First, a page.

Commission to boost humanitarian funding for Pakistan
Brussels: The European Commission has increased by 6 million its humanitarian support for the people of Pakistan affected by last year’s floods and the ongoing conflict.
“The number of people who are unable to afford food and the rates of malnutrition have reached alarming levels in some parts of Pakistan where the struggle for survival continues for the flood and conflict-stricken communities,” said Kristalina Georgieva the European Commissioner for International Cooperation, Humanitarian Aid and Crisis Response.
“This is why the Commission is expanding its humanitarian assistance to these weakened and vulnerable people,” the Commissioner explained.
The funding is being made in addition to €70 million allocated earlier this year.
The new money will be spent on food assistance and fighting malnutrition in areas which were severely affected by the floods. A year after the disaster self-sufficiency is still very low and the risk to malnutrition remains high.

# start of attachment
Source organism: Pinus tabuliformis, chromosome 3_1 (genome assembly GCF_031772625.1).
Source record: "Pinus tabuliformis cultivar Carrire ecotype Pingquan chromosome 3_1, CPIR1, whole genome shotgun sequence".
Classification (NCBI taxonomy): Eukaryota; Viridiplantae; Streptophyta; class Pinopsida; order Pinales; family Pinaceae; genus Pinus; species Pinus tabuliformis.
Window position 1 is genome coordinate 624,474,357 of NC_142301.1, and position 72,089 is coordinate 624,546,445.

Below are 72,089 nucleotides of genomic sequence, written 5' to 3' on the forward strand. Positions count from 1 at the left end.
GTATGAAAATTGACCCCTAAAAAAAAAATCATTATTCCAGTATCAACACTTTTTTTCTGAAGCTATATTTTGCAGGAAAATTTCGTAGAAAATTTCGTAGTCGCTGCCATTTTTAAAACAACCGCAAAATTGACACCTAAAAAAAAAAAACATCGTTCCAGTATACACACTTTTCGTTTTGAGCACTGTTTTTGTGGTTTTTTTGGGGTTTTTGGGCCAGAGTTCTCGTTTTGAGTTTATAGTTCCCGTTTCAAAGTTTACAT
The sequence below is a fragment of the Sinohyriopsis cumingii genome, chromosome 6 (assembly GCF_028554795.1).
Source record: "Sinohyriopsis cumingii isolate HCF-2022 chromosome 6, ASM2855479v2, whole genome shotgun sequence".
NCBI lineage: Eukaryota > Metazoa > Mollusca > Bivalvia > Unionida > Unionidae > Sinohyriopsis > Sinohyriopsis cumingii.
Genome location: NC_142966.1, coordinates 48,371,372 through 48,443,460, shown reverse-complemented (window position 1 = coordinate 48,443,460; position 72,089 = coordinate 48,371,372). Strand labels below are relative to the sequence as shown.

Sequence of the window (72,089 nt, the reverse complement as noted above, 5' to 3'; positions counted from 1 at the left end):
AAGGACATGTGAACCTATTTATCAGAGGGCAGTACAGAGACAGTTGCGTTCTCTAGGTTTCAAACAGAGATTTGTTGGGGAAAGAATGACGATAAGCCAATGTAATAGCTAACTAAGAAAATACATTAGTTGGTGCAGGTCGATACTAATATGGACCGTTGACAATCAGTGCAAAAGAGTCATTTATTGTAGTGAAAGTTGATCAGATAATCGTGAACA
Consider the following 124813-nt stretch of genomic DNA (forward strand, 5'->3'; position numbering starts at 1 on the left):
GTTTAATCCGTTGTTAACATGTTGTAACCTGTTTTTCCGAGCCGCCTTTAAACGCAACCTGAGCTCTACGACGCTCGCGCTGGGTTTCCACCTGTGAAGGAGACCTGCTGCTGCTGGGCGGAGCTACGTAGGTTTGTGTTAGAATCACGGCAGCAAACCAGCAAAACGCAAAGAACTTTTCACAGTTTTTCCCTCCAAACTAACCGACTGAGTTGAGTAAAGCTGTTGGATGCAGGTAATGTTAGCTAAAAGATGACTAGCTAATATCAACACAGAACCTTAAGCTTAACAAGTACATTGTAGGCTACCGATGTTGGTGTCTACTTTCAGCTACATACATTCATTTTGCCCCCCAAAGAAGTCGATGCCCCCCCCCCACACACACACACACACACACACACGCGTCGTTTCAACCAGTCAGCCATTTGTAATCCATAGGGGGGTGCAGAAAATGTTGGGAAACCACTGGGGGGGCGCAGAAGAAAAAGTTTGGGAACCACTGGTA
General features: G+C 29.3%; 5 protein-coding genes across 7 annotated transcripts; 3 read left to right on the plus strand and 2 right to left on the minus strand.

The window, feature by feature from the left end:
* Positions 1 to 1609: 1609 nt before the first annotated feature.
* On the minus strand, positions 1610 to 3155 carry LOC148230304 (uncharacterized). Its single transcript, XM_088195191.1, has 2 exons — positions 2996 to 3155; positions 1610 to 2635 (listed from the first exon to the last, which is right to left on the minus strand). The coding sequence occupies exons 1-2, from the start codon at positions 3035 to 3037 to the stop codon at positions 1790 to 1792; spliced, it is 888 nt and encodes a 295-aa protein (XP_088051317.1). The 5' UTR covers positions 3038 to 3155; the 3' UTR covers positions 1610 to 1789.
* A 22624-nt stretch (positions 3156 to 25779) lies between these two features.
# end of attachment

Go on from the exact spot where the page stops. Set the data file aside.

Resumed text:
The European Commission shares with its humanitarian partners the goal of preventing vulnerable people from sinking further into debt and helping them regain self-sufficiency.
The money will be spent via the Commission’s partners in the field: the International Committee of the Red Cross, the Pakistan Emergency Food Security Alliance (composed of the Agency for Technical Cooperation and Development (ACTED), Action against Hunger, CARE, the International Rescue Committee, Oxfam, Save the Children and UNICEF).
In 2010, Pakistan suffered the worst floods in 80 years which killed more than 1,800 people and affected a population of over 20 million. Close to 12.5 million men, women and children were in urgent need of humanitarian aid after the floods.
This disaster came on the heels of an ongoing armed conflict which displaced almost three million people in 2009.
In 2010, the European Commission gave €150 million in humanitarian aid inside Pakistan, reaching 23.6 million people, most of them affected by the devastating floods of summer 2010. The immediate priorities were shelter, food assistance, the provision of clean drinking water, access to healthcare and sanitation.
This year the Commission has committed €76 million.
For more information, contact:
European Commission Humanitarian Aid department